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Seat Pitch?  
User currently offlineJamesbuk From United Kingdom, joined May 2005, 3968 posts, RR: 4
Posted (8 years 10 months 4 weeks 21 hours ago) and read 2196 times:

HI guys and gals

I hope this is the right forum to post in but anyway, i often hear people on here saying "yeh there real comfortable they have 38" seat pitch" so what is it? where do you measure the distance? etc
so any ideas guys and gals?

Many thanks

Rgds --James--


You cant have your cake and eat it... What the hells the point in having it then!!!
15 replies: All unread, jump to last
 
User currently offlineFredT From United Kingdom, joined Feb 2002, 2185 posts, RR: 26
Reply 1, posted (8 years 10 months 4 weeks 21 hours ago) and read 2192 times:

The distance between the same point on two seats. It is common to use one of the seat track attachment points as the reference point for the chairs. If one seat has the front left seat track attachment point at station 500 (assuming stations measured in inches) and the seat behind has the front left seat track attachment point at station 531, you have a seat pitch of 31".

Cheers,
Fred



I thought I was doing good trying to avoid those airport hotels... and look at me now.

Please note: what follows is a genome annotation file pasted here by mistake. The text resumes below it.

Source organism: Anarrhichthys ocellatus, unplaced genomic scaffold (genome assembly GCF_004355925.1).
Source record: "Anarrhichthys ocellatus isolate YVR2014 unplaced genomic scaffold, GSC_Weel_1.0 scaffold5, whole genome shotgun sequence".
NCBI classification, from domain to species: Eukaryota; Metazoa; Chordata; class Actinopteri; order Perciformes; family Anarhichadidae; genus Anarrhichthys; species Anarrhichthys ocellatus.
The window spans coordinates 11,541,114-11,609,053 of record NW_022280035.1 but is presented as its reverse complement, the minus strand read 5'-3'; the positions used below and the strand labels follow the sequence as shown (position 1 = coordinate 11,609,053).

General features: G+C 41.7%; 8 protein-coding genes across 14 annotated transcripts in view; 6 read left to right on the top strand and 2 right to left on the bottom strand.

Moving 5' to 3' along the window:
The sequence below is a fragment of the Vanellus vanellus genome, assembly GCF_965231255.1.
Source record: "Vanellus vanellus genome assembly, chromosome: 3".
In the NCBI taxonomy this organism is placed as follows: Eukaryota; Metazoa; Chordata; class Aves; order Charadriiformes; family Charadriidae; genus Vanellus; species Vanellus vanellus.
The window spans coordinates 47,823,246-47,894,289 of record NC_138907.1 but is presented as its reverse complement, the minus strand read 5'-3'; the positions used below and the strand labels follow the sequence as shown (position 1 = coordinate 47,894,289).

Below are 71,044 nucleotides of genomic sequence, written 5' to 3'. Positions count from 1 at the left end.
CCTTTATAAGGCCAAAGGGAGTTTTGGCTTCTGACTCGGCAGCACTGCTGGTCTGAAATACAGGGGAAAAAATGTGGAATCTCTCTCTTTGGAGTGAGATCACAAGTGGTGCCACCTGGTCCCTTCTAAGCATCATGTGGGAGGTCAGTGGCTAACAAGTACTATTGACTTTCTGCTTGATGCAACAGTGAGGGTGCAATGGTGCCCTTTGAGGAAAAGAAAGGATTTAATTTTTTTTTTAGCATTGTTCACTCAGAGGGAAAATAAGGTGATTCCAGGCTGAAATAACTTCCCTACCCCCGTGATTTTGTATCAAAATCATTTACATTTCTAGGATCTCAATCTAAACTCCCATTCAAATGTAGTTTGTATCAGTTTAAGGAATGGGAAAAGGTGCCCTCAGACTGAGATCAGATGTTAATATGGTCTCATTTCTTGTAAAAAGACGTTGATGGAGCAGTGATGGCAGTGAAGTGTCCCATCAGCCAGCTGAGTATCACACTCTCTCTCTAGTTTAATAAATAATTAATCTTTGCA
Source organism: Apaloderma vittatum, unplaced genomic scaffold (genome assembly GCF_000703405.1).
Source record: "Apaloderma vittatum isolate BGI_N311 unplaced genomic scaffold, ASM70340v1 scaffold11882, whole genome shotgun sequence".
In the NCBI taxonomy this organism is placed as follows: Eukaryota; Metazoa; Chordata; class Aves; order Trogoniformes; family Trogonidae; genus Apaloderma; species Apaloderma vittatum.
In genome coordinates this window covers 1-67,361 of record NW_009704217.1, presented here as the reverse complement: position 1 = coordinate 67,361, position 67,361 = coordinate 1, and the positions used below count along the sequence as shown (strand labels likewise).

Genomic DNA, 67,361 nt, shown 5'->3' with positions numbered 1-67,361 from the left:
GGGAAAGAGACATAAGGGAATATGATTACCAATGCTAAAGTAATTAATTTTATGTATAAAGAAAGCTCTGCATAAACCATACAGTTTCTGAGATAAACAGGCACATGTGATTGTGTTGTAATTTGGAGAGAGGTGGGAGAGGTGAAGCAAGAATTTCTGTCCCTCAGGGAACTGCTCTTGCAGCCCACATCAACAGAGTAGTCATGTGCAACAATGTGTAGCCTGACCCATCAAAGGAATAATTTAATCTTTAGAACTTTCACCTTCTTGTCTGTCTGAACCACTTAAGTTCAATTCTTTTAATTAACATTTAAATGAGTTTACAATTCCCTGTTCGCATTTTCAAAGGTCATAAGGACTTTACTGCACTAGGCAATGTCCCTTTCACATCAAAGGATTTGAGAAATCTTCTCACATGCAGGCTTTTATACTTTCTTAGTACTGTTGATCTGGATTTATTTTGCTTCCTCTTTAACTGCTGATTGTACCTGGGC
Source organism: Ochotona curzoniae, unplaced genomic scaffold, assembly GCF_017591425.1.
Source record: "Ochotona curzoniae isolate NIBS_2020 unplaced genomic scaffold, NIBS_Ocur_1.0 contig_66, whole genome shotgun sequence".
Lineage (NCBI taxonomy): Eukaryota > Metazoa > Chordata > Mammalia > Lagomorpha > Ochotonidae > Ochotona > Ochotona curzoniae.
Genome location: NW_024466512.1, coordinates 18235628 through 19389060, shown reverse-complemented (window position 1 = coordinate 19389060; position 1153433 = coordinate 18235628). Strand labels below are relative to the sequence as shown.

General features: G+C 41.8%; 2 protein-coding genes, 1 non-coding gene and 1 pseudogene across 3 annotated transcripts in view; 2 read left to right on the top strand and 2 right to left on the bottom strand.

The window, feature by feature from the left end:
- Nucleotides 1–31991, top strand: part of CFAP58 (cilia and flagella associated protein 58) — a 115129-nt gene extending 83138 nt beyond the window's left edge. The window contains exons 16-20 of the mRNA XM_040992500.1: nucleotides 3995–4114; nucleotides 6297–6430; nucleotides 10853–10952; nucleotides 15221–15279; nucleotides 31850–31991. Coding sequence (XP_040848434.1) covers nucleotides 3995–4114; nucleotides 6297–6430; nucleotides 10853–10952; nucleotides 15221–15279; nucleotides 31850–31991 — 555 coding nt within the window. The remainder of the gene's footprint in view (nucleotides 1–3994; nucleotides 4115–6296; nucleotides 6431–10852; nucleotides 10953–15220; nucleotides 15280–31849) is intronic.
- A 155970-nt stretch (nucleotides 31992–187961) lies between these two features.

User currently offlineL-188 From United States of America, joined Jul 1999, 29840 posts, RR: 58
Reply 2, posted (8 years 10 months 4 weeks 20 hours ago) and read 2180 times:

Quoting Jamesbuk (Thread starter):
where do you measure the distance?

Fred beat me to it.

The other way I gotten the spacing correct when doing re-configs on Metros, would be to count out the number of "spaces" in the coin-track the seats mount to, and then make sure I had the same number of spaces between seats.



OBAMA-WORST PRESIDENT EVER....Even SKOORB would be better.
User currently offlineHAWK21M From India, joined Jan 2001, 31712 posts, RR: 56
Reply 3, posted (8 years 10 months 4 weeks 10 hours ago) and read 2114 times:

Over here We calculate from the Front seat mount position of the forward seat to the Front mount position of the rear seat.
regds
MEL



Think of the brighter side!
User currently offlineMatt72033 From United Kingdom, joined May 2005, 1617 posts, RR: 4
Reply 4, posted (8 years 10 months 4 weeks 9 hours ago) and read 2110 times:

Quoting FredT (Reply 1):
The distance between the same point on two seats. It is common to use one of the seat track attachment points as the reference point for the chairs. If one seat has the front left seat track attachment point at station 500 (assuming stations measured in inches) and the seat behind has the front left seat track attachment point at station 531, you have a seat pitch of 31".

so that means that seat pitch isnt an accurate measure of legroom.....you could have a seat pitch of 31" and 38" and still have the same legroom because the overall seat size of the 38" pitch is bigger.....if you see what i mean!.........the seats can be mounted 38" from each other, but if the seats bigger, it'll be closer to the one in front!


User currently offlineEMBQA From United States of America, joined Oct 2003, 9364 posts, RR: 11
Reply 5, posted (8 years 10 months 4 weeks 8 hours ago) and read 2101 times:

The Weight and Balance Manuals traditionally show you to measure from the front face of the front seat leg to the front face of the seat leg of the next seat leg.